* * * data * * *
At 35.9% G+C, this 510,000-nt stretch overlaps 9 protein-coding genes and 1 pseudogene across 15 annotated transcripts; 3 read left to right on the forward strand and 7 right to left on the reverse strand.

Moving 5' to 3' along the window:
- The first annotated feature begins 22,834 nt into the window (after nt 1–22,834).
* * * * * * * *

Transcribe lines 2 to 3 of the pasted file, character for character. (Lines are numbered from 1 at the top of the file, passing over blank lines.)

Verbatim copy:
Moving 5' to 3' along the window:
- The first annotated feature begins 22,834 nt into the window (after nt 1–22,834).